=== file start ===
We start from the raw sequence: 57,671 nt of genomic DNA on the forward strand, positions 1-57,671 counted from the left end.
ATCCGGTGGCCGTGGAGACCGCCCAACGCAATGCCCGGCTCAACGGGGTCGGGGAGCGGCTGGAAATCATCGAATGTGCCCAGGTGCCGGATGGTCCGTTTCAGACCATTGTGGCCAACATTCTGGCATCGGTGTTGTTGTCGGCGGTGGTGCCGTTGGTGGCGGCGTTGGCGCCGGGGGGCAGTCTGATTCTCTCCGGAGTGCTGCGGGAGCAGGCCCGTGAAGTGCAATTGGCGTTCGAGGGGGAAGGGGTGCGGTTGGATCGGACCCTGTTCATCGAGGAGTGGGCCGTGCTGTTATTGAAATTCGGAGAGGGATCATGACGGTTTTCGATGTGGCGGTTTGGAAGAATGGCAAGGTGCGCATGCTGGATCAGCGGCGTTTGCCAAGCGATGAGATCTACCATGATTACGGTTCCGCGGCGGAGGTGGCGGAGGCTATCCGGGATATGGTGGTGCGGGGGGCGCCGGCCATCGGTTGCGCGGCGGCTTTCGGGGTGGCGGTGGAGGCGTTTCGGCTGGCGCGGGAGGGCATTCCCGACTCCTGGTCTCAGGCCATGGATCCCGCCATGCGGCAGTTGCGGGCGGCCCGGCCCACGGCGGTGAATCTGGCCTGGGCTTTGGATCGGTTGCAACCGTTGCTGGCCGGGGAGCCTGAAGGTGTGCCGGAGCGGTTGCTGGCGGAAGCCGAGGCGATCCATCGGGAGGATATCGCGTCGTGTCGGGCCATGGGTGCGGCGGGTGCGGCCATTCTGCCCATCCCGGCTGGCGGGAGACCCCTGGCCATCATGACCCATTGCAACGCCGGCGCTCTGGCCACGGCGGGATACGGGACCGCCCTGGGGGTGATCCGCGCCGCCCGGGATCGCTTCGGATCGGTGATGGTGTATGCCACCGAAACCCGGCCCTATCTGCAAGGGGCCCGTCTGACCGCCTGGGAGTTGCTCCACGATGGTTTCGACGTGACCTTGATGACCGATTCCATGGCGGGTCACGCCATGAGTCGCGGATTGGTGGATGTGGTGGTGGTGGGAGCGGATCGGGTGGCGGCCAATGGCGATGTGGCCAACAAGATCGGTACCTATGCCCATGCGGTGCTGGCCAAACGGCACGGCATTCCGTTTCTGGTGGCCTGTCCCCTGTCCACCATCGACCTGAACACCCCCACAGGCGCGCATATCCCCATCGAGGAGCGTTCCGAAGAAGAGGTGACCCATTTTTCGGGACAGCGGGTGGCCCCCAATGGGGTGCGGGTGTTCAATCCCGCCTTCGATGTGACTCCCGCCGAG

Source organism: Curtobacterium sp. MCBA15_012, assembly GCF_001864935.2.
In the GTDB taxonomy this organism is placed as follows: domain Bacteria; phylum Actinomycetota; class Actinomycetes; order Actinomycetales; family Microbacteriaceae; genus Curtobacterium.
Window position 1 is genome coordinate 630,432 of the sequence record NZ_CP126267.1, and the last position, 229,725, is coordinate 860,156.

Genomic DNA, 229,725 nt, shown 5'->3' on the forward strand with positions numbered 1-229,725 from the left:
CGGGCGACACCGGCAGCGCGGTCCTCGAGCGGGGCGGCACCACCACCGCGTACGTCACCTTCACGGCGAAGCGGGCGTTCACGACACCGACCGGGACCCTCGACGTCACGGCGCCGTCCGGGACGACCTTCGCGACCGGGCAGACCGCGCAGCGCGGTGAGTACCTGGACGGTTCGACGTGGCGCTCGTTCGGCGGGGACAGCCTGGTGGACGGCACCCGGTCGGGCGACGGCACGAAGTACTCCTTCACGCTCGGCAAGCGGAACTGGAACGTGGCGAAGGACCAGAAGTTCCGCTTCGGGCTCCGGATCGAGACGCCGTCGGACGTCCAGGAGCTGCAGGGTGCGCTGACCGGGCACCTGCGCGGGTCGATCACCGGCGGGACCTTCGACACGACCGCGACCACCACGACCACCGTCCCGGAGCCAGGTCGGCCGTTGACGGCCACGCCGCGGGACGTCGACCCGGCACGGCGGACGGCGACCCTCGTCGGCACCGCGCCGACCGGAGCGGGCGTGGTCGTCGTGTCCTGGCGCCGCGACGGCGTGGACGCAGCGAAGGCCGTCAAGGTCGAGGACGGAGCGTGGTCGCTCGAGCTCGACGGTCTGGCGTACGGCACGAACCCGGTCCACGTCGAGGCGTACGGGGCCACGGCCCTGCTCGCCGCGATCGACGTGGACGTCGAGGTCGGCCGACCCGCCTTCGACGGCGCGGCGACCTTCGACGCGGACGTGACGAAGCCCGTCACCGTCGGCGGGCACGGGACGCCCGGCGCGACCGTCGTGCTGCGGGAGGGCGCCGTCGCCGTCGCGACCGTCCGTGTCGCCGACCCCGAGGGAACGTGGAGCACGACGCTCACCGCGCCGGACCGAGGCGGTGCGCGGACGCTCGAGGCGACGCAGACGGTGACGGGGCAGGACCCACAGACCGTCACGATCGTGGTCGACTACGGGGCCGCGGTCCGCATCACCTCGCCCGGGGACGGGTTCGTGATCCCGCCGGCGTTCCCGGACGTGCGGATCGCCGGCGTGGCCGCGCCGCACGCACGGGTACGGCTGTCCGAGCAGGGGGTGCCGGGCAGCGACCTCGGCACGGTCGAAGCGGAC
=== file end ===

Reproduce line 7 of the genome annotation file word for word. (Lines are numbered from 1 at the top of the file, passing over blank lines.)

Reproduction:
CGGGCGACACCGGCAGCGCGGTCCTCGAGCGGGGCGGCACCACCACCGCGTACGTCACCTTCACGGCGAAGCGGGCGTTCACGACACCGACCGGGACCCTCGACGTCACGGCGCCGTCCGGGACGACCTTCGCGACCGGGCAGACCGCGCAGCGCGGTGAGTACCTGGACGGTTCGACGTGGCGCTCGTTCGGCGGGGACAGCCTGGTGGACGGCACCCGGTCGGGCGACGGCACGAAGTACTCCTTCACGCTCGGCAAGCGGAACTGGAACGTGGCGAAGGACCAGAAGTTCCGCTTCGGGCTCCGGATCGAGACGCCGTCGGACGTCCAGGAGCTGCAGGGTGCGCTGACCGGGCACCTGCGCGGGTCGATCACCGGCGGGACCTTCGACACGACCGCGACCACCACGACCACCGTCCCGGAGCCAGGTCGGCCGTTGACGGCCACGCCGCGGGACGTCGACCCGGCACGGCGGACGGCGACCCTCGTCGGCACCGCGCCGACCGGAGCGGGCGTGGTCGTCGTGTCCTGGCGCCGCGACGGCGTGGACGCAGCGAAGGCCGTCAAGGTCGAGGACGGAGCGTGGTCGCTCGAGCTCGACGGTCTGGCGTACGGCACGAACCCGGTCCACGTCGAGGCGTACGGGGCCACGGCCCTGCTCGCCGCGATCGACGTGGACGTCGAGGTCGGCCGACCCGCCTTCGACGGCGCGGCGACCTTCGACGCGGACGTGACGAAGCCCGTCACCGTCGGCGGGCACGGGACGCCCGGCGCGACCGTCGTGCTGCGGGAGGGCGCCGTCGCCGTCGCGACCGTCCGTGTCGCCGACCCCGAGGGAACGTGGAGCACGACGCTCACCGCGCCGGACCGAGGCGGTGCGCGGACGCTCGAGGCGACGCAGACGGTGACGGGGCAGGACCCACAGACCGTCACGATCGTGGTCGACTACGGGGCCGCGGTCCGCATCACCTCGCCCGGGGACGGGTTCGTGATCCCGCCGGCGTTCCCGGACGTGCGGATCGCCGGCGTGGCCGCGCCGCACGCACGGGTACGGCTGTCCGAGCAGGGGGTGCCGGGCAGCGACCTCGGCACGGTCGAAGCGGAC